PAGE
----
Buying a Train Ticket

English in Use | Conversations | Speaking | Travel English

English in Use

The Activities categorised as English in Use look at the way we use English in everyday life. The Activities cover the actual use of English and examine grammar, punctuation, and functionality of the language. For any student studying English as a second language or English as a foreign language, English in Use Activities are particularly useful for improving speaking, writing, reading, and listening skills. These Activities will help you to develop your confidence in using different types of text such as fiction, newspapers and magazines, as well as learning to speak and write about things such as the weather and travel, as well as preparing you for typical situations such as ordering in a restaurant or buying a train ticket.


Conversation or dialogue simulations use the latest technology to bring you as close an experience as you can get to an actual English conversation. By imitating real world conversations, you can practice your communication skills on any device and receive instant feedback on your mistakes and your accuracy. The conversation simulators also give you the chance to look at specific areas of English where you might be having problems.


It's not easy to teaching speaking skills remotely through a website, however good the site is. To really practice your speaking skills, you need someone to speak to who can correct your mistakes as you go. The Activities here will go some way to helping you to improve your speaking skills by helping you to mirror the speech you hear in the lesson. In this way, you can notice how your speech differs from that in the Activities and, by recording your own speech, you can adjust your pronunciation to more accurately match that in the Activities.

Travel English

If you find yourself travelling to an English speaking country, these Activities will be very valuable to you. The Activities look at some of the most common vocabulary you will need in situations like buying a train or plane ticket, booking a hotel, asking for directions, and many more situations that the traveller can find themselves in.

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A look at how we ask for a train ticket in Britain. This lesson looks at some common vocabulary of train travel including arrivals and departures, first or second class, platforms, single and return tickets, through trains and changes, and tickets. The lesson has a role playing component that will give you the chance to practice a typical, simple conversation about buying a train ticket.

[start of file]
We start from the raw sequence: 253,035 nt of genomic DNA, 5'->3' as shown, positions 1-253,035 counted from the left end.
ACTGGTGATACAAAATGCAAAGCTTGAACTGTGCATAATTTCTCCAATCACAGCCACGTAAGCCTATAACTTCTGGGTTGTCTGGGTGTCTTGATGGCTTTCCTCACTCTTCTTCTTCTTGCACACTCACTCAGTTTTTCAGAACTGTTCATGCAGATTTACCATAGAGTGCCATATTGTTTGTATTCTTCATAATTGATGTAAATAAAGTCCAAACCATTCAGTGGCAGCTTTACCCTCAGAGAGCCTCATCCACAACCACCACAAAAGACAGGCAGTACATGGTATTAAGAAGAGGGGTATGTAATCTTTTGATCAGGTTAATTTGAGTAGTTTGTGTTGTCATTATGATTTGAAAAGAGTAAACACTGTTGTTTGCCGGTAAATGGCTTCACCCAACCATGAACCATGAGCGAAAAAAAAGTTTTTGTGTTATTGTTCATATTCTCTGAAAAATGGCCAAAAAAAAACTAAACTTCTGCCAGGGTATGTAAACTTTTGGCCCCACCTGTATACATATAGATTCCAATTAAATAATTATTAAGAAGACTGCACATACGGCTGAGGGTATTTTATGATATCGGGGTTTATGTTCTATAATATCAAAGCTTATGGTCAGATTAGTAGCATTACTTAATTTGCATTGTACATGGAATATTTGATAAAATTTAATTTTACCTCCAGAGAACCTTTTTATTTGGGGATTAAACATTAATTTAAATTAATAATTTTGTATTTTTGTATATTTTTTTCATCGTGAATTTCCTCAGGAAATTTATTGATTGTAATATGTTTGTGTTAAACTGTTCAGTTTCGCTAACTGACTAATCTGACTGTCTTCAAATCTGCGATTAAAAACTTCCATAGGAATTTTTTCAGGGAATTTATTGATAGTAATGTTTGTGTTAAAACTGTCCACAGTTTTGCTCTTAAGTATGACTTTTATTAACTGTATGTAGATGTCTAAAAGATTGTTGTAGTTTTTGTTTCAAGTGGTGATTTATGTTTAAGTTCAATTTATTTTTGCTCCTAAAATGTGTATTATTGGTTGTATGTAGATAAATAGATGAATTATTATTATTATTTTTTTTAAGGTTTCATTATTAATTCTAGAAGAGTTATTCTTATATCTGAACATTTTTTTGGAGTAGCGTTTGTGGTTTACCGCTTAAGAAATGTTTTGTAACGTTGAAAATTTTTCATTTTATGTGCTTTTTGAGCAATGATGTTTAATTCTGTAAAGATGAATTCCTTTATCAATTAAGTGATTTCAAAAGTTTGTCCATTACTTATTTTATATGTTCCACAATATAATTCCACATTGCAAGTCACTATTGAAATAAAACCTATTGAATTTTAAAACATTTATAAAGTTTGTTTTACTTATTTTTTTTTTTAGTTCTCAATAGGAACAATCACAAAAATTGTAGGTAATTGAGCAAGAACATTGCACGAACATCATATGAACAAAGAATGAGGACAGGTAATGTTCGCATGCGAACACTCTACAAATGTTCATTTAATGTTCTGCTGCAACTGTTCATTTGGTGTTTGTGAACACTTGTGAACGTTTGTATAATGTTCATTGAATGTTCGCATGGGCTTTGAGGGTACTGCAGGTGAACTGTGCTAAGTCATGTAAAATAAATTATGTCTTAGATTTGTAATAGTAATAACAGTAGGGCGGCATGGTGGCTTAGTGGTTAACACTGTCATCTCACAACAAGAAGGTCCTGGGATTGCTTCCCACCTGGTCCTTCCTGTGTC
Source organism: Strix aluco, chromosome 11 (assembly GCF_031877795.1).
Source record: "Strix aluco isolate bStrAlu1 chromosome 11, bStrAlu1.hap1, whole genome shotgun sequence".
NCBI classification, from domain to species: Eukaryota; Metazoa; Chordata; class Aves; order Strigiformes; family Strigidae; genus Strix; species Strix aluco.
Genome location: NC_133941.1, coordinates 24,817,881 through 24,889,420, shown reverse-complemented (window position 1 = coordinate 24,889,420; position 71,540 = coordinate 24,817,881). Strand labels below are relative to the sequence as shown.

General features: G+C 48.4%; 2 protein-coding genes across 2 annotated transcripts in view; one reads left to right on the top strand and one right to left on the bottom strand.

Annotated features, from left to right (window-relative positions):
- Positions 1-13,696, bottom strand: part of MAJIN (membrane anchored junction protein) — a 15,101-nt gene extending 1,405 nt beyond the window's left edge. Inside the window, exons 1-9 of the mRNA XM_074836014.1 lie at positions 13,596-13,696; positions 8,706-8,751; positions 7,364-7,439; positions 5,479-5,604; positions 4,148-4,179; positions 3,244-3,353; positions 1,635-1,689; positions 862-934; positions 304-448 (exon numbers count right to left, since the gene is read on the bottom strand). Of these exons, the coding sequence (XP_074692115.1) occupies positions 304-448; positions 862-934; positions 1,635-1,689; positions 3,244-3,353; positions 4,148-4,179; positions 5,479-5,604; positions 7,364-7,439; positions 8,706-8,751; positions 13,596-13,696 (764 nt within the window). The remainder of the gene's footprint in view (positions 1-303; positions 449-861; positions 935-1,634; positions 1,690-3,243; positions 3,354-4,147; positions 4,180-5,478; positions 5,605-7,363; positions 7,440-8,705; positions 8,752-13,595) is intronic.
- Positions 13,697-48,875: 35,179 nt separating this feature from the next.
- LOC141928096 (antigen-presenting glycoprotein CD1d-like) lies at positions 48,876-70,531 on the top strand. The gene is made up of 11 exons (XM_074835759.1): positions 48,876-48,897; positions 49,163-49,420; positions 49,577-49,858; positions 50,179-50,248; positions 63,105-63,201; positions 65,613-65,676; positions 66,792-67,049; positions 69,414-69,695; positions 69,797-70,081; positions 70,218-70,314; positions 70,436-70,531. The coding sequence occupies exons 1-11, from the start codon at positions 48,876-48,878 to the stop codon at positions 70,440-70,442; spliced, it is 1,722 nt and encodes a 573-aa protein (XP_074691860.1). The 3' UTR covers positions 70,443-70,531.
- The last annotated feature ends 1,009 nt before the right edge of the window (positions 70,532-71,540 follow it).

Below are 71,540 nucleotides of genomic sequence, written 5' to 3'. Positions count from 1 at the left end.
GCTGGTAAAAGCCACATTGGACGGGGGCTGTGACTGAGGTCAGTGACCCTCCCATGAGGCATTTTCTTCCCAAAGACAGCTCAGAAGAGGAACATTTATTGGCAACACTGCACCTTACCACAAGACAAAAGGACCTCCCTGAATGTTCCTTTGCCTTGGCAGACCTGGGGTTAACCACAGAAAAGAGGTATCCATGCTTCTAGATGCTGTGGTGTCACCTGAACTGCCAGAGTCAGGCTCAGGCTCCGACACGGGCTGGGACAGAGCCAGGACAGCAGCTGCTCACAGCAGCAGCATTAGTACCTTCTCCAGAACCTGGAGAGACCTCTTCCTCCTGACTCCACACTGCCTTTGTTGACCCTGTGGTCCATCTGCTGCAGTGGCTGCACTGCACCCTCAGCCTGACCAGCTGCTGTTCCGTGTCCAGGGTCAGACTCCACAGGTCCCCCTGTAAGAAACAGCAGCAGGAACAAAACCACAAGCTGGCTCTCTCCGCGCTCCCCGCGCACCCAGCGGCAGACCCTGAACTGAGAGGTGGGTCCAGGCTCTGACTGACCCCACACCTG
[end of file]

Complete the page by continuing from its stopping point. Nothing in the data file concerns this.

Plan your Journey

First, start by planning your journey. The easiest way to do this is by visiting an impartial and independent ticket retailer for all train operating companies and train journeys in the UK. You won't be charged any credit or debit card fees when you buy your train ticket.

You can also find out more about your destination by picking it from the handy destination guide.

Cheapest Fares

Remember that the cheapest fares are usually available off-peak (weekdays after 9.30am and before 5pm, and all weekend) and booked in advance for travel on specific trains, with a seat reservation. The most expensive tickets are usually the most flexible, for travel at any time without a reservation.

Buying tickets at the station

Most mainline stations in the UK have a staffed ticket office or ticket machines. However, rural and suburban stations may not – or may only have a staffed ticket office during peak times – so it’s best to check before you travel. The ticket counter staff will be able to help you choose the best ticket for your journey, and advise on pricing and any discounts you may be eligible for if you’re travelling with children or have a Railcard.

Buy before you Travel

It’s always best to buy a ticket before you travel. It’s not possible to buy a ticket onboard some services, and you may be charged a penalty fare if you travel without a ticket.

Buying Tickets Online

If you’re buying tickets in advance, and don’t need to travel on the day, you might find it easier and cheaper to buy tickets online. Most major rail operators’ websites will enable you to do this, and there are also several online ticket specialists – we’ve listed just a few in the ‘external links’ box below. Buying online enables you to compare and contrast timetables, ticket types, travelling restrictions and prices, enabling you to get the best deal.

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